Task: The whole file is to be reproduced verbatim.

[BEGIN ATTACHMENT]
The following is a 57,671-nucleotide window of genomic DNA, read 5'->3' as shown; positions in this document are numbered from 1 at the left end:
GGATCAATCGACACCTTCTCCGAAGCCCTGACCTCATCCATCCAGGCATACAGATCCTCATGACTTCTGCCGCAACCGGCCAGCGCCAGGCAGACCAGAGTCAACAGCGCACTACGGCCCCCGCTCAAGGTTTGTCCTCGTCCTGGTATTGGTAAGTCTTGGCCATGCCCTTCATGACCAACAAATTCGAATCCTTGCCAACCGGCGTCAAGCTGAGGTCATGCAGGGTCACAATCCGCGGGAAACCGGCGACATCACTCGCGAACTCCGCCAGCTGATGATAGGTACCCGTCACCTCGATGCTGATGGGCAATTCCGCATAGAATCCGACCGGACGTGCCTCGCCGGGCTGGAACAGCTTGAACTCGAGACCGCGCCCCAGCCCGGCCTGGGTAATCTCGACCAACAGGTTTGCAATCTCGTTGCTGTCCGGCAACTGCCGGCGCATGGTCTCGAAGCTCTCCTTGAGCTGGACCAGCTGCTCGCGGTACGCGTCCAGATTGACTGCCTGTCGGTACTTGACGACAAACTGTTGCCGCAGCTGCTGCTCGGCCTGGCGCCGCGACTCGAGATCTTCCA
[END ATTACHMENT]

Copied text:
The following is a 57,671-nucleotide window of genomic DNA, read 5'->3' as shown; positions in this document are numbered from 1 at the left end:
GGATCAATCGACACCTTCTCCGAAGCCCTGACCTCATCCATCCAGGCATACAGATCCTCATGACTTCTGCCGCAACCGGCCAGCGCCAGGCAGACCAGAGTCAACAGCGCACTACGGCCCCCGCTCAAGGTTTGTCCTCGTCCTGGTATTGGTAAGTCTTGGCCATGCCCTTCATGACCAACAAATTCGAATCCTTGCCAACCGGCGTCAAGCTGAGGTCATGCAGGGTCACAATCCGCGGGAAACCGGCGACATCACTCGCGAACTCCGCCAGCTGATGATAGGTACCCGTCACCTCGATGCTGATGGGCAATTCCGCATAGAATCCGACCGGACGTGCCTCGCCGGGCTGGAACAGCTTGAACTCGAGACCGCGCCCCAGCCCGGCCTGGGTAATCTCGACCAACAGGTTTGCAATCTCGTTGCTGTCCGGCAACTGCCGGCGCATGGTCTCGAAGCTCTCCTTGAGCTGGACCAGCTGCTCGCGGTACGCGTCCAGATTGACTGCCTGTCGGTACTTGACGACAAACTGTTGCCGCAGCTGCTGCTCGGCCTGGCGCCGCGACTCGAGATCTTCCA